- Reform Party
Political movement in Canada in the 1830s and '40s.Reformers in Upper Canada (later Ontario) led by Robert Baldwin urged that provincial governments be made accountable to elected legislative assemblies ("responsible government"). An extremist group led by William L. Mackenzie opposed the government in the rebellion of 1837. Reformers in Lower Canada (later Quebec) joined Louis Papineau and his Patriote Party. Reform Party candidates were elected premier (1842–43, 1848–54) in the province of Canada (union of Upper and Lower Canada). In the 1850s the party split between a moderate group, which allied with John Macdonald's Progressive Conservative Party, and a radical faction, the Clear Grits, from which the Liberal Party emerged.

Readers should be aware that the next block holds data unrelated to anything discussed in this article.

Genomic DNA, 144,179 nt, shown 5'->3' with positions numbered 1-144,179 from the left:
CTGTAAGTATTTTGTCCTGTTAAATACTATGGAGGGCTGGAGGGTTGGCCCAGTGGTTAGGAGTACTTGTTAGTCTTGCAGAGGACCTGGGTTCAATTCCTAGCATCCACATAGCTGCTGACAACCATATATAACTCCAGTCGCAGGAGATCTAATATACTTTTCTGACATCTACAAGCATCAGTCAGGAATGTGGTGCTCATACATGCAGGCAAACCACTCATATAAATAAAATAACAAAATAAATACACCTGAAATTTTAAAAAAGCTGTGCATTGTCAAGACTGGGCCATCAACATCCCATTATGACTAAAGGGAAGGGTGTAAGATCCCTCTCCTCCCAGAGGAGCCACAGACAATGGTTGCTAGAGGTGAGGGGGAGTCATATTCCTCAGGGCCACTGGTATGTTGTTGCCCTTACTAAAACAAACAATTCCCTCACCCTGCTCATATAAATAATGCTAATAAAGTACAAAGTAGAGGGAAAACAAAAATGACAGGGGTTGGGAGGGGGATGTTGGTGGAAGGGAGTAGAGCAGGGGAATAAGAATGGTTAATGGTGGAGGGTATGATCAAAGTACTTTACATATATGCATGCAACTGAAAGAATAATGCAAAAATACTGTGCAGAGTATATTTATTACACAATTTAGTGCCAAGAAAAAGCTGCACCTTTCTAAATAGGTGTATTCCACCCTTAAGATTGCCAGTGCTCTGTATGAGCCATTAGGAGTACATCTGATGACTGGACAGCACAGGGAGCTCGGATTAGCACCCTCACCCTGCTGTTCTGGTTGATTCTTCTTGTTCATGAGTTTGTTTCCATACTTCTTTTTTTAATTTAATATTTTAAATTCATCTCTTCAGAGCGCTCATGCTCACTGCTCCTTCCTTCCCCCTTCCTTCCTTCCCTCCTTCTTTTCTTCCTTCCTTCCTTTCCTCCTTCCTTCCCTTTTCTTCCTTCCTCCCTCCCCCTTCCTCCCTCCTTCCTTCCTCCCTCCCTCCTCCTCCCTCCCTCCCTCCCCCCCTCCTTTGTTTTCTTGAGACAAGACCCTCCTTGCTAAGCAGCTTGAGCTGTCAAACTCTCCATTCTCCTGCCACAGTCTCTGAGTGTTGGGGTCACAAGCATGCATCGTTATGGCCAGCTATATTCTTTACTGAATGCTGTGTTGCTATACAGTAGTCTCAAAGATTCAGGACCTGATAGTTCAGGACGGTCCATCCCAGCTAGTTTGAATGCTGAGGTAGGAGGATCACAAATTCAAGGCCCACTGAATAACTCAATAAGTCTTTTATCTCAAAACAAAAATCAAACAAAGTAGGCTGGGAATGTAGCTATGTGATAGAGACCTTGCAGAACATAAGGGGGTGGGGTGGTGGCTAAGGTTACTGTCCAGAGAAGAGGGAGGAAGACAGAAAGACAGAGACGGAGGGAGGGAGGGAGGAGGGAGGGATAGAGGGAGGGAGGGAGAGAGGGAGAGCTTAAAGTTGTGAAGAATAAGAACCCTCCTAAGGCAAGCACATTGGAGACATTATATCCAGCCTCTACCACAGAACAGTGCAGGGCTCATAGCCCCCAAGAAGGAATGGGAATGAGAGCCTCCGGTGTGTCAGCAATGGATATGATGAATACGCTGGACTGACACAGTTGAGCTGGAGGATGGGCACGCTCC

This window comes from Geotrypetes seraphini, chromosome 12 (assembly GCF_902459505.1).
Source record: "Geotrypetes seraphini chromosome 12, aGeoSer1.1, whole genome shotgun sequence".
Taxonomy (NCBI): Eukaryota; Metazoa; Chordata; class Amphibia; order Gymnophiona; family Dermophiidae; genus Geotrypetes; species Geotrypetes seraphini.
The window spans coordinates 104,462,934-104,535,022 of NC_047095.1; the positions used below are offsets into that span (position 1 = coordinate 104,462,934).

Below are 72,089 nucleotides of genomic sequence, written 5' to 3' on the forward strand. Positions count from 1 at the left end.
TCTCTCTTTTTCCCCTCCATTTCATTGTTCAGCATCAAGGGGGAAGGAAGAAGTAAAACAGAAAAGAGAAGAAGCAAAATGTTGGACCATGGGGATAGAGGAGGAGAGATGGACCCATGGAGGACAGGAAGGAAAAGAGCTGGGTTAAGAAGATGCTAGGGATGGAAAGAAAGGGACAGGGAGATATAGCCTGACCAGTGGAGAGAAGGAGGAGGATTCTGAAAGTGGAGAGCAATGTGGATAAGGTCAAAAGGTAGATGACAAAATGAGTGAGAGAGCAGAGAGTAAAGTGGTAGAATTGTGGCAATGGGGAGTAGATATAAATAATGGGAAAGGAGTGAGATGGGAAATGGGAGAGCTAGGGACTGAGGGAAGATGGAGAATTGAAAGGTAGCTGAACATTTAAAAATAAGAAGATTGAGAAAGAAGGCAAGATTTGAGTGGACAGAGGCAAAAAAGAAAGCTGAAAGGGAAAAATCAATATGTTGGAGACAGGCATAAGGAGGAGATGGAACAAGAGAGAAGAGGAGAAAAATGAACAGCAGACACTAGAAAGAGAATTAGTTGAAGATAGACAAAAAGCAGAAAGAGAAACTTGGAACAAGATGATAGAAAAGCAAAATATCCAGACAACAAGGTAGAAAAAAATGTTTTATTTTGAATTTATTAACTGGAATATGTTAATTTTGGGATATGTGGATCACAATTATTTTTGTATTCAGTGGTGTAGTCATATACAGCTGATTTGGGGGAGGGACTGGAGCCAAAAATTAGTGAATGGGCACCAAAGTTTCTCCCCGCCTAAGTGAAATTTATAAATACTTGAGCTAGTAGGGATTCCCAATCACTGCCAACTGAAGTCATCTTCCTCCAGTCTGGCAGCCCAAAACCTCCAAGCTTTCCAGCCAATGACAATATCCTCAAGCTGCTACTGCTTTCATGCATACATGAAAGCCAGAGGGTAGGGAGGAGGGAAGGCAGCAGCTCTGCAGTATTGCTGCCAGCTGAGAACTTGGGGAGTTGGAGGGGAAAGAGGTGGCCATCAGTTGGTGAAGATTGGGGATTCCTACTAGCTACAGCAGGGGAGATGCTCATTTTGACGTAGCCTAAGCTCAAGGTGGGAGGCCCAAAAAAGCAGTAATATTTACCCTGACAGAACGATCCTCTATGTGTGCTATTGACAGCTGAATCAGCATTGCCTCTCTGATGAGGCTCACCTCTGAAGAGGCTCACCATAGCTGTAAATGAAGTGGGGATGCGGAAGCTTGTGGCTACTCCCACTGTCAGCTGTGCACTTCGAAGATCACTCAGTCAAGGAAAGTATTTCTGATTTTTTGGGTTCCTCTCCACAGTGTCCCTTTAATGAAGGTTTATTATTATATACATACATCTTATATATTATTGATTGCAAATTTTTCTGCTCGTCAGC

* * *also called Reform Movement,political movement in Canada West (later called Upper Canada from 1841 to 1867; now Ontario) and the Maritime Provinces that came into prominence shortly before 1837. Radical Reformers in Canada East (Lower Canada, 1841–67; now Quebec) were known as Patriotes.The Reformers urged that the provincial legislative councils—and by implication even the governors and other officials—be made elective; they also proposed that the officials and advisers (i.e., the executive council) of the governors be made responsible or accountable to such elective legislative assemblies.Some Reformers were active in the rebellions of 1837 against the existing systems of government. William Lyon Mackenzie, after suffering defeat in a provincial election in 1836, became the chief organizer of the rebellion in Canada West. In Canada East, Louis-Joseph Papineau led his Patriote Party on a course that resulted in armed conflict with the government, although he himself took little part in the rebellion. On the other hand, some Reformers did not support the rebellion at all.In 1842–43 and 1848–54 Reform premiers were in power in what was then the Province of Canada (the union of Upper and Lower Canada into Canada West and Canada East). In the late 1840s, however, the party was split by a rising tide of radicalism, and by the 1850s the Reformers had divided into a moderate group and a more radical group, the latter known as the Clear Grits. Eventually, John Macdonald won many moderate Reformers over to his Liberal-Conservative Party (the name by which the Conservative Party in Canada was known until the 1940s), while the Clear Grits provided the nucleus of what came to be the Liberal Party.
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